Aethelfled – This name may also be spelled Aethelflaed in the Anglo Saxon Olde English names for girls and means someone who is born of nobility and is exceptionally beautiful in the physical sense. The modern English name for girls Ethel is an abbreviated and anglicized version of this name.

Balthild – This name likely comes from the Danish and Nordic influence on the female Anglo-Saxon names as it means literally a bright battle. In the Germanic traditions there may have been such a thing, but in Ancient Danish, Scandinavian, and Viking mythologies, the term refers to a specific god wielding a flaming sword.

Bronwyn – This is the modern version of the original name Beornwyn and means someone with raven-black hair or who may otherwise be considered to be a dark beauty or dark-haired beauty. Over the course of the years the name has been most prominently used in Wales as a Welsh name for baby girls, though it can still be found across the United Kingdom in rarer form.

Cwenburh – This name is also included in the list of babygirl names that mean queen or are otherwise related to royalty. The name literally translates as the fortress of the queen or battlements in some cases in the old world. The castles as they are currently known did not becoming frequent until the latter part of the eleventh century.

Eadaion – This is one of many female Anglo-Saxon names that begins with Ae or Ea, as both were common in the German and Danish languages of the time. The name means someone who is a loyal friend. The baby girl’s name Eadan or the modern English name Eden are both variants of this ancient name from Olde English.

Eadgifu – This Anglo Saxon name means very simply, a wealthy gift. It may be an exceptionally meaningful name, especially for anyone who may have encountered challenges in conceiving their child. At the time of its origins, it may have had a more direct relation to the customs and traditions among the Anglo Saxon people of the day.

Eadignes – This entry is an exceptionally beautiful and meaningful name for females and means someone who is blissful or at peace with themselves. The name may also imply someone who is able to retain their calm even under immense pressure.

Eadlin – This entry into the best female Anglo Saxon names means someone who is born into royalty. The name remains fairly uncommon even across the modern United Kingdom. Despite this, it is an excellent choice and maybe even the perfect name for any newborn princess and daddy’s girl.

Edilberga – This pick for the best female Anglo Saxon names was originally spelled as Oedilburga and means someone who is a noble protector of others. While the female warriors were not as common among the Anglo Saxons, including the Danish, as they were with their brethren from the North or Norse, they did exist. Mind, the maternal instinct and the very act of maternity also indicate an equally strong desire to protect and to nurture.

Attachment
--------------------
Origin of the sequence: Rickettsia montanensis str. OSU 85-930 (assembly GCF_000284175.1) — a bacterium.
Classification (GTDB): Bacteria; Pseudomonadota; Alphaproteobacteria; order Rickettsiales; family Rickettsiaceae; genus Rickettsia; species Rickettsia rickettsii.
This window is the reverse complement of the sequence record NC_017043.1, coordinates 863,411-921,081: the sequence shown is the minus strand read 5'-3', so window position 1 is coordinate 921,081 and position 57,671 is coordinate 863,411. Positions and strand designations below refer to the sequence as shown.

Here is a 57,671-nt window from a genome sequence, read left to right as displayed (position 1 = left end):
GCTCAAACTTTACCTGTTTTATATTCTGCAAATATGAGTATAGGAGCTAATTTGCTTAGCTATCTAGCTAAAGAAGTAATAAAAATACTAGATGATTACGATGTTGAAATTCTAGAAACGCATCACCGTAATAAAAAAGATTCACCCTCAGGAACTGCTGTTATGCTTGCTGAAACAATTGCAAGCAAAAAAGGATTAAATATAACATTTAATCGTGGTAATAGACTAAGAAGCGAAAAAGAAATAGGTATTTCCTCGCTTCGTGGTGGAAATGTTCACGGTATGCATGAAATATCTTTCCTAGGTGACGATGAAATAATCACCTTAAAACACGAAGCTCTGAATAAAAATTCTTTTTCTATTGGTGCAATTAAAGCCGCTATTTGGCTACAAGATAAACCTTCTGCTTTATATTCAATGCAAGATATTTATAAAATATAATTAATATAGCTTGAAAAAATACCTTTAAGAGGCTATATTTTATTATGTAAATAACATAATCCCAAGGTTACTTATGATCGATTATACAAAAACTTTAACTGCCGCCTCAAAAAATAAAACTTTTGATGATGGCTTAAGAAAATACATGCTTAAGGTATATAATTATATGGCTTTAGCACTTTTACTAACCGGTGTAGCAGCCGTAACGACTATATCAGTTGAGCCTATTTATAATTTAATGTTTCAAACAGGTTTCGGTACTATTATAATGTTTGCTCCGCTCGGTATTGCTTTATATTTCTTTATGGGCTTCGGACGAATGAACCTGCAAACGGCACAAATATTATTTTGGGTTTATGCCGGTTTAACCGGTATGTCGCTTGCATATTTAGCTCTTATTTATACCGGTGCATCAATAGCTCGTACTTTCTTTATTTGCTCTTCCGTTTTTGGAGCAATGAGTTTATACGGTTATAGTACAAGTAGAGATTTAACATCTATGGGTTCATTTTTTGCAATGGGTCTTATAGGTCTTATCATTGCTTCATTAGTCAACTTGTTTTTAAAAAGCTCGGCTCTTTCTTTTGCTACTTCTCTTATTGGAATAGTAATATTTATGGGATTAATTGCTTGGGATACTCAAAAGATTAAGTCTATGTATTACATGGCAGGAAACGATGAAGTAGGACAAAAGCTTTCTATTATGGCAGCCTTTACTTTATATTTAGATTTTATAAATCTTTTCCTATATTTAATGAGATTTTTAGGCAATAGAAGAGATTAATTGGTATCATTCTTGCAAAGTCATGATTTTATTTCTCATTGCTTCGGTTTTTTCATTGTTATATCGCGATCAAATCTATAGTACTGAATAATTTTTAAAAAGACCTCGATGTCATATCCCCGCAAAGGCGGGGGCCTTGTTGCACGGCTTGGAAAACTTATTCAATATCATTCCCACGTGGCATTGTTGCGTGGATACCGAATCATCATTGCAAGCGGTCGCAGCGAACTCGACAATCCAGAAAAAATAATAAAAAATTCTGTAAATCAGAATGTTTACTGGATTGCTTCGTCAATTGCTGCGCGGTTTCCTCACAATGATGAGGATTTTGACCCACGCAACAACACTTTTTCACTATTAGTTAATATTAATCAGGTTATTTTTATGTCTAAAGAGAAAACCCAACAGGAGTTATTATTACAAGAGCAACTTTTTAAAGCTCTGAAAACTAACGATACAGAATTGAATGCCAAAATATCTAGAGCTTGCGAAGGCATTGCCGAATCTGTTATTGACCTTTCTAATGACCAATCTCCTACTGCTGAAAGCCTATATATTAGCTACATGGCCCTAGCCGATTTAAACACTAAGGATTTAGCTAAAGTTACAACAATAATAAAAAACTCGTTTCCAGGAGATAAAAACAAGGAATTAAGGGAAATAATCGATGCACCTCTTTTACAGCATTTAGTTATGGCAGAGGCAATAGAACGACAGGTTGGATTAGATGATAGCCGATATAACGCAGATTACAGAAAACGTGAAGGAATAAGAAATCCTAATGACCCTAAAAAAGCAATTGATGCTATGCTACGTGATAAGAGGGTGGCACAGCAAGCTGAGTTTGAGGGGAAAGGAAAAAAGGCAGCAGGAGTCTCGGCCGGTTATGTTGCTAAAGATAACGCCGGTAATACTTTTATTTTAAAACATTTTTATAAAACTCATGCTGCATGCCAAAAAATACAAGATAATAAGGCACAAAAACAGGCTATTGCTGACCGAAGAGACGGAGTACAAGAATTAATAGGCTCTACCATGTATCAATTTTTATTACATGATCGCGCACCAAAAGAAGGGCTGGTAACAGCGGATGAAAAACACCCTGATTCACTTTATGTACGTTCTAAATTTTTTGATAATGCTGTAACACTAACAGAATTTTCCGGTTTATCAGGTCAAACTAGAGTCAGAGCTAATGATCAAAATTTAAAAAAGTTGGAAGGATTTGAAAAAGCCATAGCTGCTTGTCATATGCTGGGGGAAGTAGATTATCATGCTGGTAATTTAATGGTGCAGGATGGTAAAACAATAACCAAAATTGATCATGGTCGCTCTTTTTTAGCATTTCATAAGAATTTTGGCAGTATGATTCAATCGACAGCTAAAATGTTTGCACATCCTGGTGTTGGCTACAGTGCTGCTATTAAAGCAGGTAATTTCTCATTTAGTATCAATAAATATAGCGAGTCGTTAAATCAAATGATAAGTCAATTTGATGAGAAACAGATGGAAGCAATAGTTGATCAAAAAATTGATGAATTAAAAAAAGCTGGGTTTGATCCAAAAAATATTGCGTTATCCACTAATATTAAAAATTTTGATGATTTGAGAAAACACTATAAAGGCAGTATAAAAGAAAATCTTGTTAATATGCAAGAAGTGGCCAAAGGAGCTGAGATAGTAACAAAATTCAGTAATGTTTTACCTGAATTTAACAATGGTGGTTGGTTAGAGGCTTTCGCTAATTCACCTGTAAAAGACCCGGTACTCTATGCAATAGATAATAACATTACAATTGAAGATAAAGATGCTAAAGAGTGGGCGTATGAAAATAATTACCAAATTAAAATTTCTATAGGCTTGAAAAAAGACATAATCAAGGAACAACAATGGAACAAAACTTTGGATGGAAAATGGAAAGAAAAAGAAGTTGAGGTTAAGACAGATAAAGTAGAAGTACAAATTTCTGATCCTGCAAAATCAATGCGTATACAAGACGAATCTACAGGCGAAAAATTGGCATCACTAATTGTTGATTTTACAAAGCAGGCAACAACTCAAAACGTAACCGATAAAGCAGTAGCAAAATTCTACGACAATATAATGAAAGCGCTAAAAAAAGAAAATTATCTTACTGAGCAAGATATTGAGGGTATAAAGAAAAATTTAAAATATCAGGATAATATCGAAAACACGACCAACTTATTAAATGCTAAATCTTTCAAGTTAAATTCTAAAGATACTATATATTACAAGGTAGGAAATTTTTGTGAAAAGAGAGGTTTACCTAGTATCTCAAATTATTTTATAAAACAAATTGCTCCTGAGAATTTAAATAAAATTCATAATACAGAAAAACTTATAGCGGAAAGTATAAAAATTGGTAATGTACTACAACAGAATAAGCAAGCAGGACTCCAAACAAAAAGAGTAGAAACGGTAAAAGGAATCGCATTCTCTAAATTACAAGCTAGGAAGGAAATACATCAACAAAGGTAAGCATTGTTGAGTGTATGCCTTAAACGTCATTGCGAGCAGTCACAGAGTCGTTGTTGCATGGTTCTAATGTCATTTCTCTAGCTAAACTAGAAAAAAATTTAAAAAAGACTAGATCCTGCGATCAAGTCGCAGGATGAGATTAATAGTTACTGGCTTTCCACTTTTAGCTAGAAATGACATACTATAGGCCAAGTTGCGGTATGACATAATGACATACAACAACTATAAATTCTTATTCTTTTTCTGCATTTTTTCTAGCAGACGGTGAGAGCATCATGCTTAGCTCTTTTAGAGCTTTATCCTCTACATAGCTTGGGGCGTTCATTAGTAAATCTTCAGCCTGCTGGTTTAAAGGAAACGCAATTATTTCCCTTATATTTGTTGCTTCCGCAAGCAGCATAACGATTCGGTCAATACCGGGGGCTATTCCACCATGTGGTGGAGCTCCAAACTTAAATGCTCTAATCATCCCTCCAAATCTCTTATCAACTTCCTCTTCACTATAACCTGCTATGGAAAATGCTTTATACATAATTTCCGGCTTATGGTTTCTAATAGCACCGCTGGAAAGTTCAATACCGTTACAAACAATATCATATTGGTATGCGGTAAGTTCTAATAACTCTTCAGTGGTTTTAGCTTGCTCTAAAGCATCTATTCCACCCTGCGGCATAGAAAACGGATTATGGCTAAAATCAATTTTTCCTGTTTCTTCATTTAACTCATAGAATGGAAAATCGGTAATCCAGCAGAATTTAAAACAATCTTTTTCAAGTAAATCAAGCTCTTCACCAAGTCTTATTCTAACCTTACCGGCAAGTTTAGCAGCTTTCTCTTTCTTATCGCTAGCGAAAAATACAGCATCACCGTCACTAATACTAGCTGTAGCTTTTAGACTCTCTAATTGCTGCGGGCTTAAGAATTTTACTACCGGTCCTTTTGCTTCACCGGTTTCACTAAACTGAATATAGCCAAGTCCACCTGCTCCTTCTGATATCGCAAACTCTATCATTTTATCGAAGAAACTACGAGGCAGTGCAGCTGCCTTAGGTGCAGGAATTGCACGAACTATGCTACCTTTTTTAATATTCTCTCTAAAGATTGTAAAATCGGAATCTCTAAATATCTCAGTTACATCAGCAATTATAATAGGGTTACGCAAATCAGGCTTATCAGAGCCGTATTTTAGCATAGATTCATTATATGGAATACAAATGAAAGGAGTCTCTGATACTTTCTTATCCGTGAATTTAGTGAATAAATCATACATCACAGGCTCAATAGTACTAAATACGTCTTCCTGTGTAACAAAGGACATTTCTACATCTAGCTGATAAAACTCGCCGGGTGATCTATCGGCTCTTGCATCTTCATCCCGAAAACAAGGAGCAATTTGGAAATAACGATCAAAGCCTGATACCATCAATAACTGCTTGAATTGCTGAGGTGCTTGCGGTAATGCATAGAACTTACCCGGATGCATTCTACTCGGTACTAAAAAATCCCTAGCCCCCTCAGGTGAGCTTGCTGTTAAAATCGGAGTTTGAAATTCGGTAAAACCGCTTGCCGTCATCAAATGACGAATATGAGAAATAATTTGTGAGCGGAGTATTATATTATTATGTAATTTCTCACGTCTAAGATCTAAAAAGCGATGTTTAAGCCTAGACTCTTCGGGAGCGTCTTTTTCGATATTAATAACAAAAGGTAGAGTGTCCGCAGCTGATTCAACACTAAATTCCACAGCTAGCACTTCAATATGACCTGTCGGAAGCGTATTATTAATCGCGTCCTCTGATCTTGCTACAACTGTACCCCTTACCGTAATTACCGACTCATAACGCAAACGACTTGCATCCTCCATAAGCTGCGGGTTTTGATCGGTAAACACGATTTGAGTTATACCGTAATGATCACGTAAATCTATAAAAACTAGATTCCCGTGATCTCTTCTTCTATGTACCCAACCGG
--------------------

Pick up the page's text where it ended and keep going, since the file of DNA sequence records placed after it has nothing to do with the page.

Elfreda – This name may have also been commonly spelled as Elfleda in the Old English language names for girls. The name literally translates as the strength of an elf, though it may have different connotations depending on the role of the namesake in society. This could indicate a woman who was especially strong, and capable even in battle. It may also have reflected someone who was seen to possess extraordinary spiritual gifts or insight.

Godgifu – Even if you do not immediately recognize the name, you probably already know the story behind this historical figure. The wife of Leofric, Earl of Mercia, is more well known in the modern English as Lady Godiva, the modern variant of this Anglo-Saxon name for girls.

Leoarrie – Given the number of the Anglo Saxons who had served in the Roman legions, it should not be surprising that the Roman Latin was a part of their lexicon. The lion has long been an icon of strength and ability, and the root Latin for lion is part of many of the more popular female Anglo Saxon names. This one means a woman who is brave and hardy like a lion.

Leocricia – Just as the lion is king of the jungle, this female Anglo Saxon name means one who judges her village well. Ideally she would not be a king, but that should say nothing as to her capacity to rule. After all, who could forget Boudicca and the ancient Romans and the troubles they had breaking her reign?

Leopoldine – The boy’s name Leopold has been popularized by the Royal Bonaparte family as well as King Leopold II of Belgium. The name Leopoldine is a variant of the same name for females and means someone who is of a bold and fearless people.

Milburga – This name was originally used as an indicator of the origins of a woman and means a pleasant city. It was common during the height of the Roman empire for soldiers or legionnaires and commoners alike to use their location of origin in place of a surname. The more elite Roman citizens conversely, would often have numerous surnames to indicate their status or rank in society, even if not formally.

Osyth – In the modern Romance languages, most notably as a Spanish name for babygirls this is a rare but meaningful name. The name itself is derived from the Roman Latin and among the Anglo Saxons when the name remained popular, was spelled Osgyth. The name itself means one who is possessed with a divine strength, strong in moral character and willing to back it up physically if necessary.

Tate – If you were looking for a more simple variant of the female Anglo Saxon names this may be the best name on the list, or at least the easiest. The name was likely introduced from the Danish side of the Anglo-Saxon colonizers. The name is a derivative of the Scandinavian or Old Norse word teitr which means someone who is bright and cheerful and always happy.

Winne – In the modern age this is primarily used in the list of Celtic names for girls but it originated from the linguistic contributions of the Germanic members during the Anglo-Saxon settlement of England. The name literally meant the ability to create peace and to inspire reconciliation whether between individuals or factions.

Wulfilde – We close out the list of the best female Anglo Saxon names with some fighting words. This name for girls from the old German language means someone who fights with the wolves. It is also included in the BabyNamesPedia list of girls names related to swords and fighting.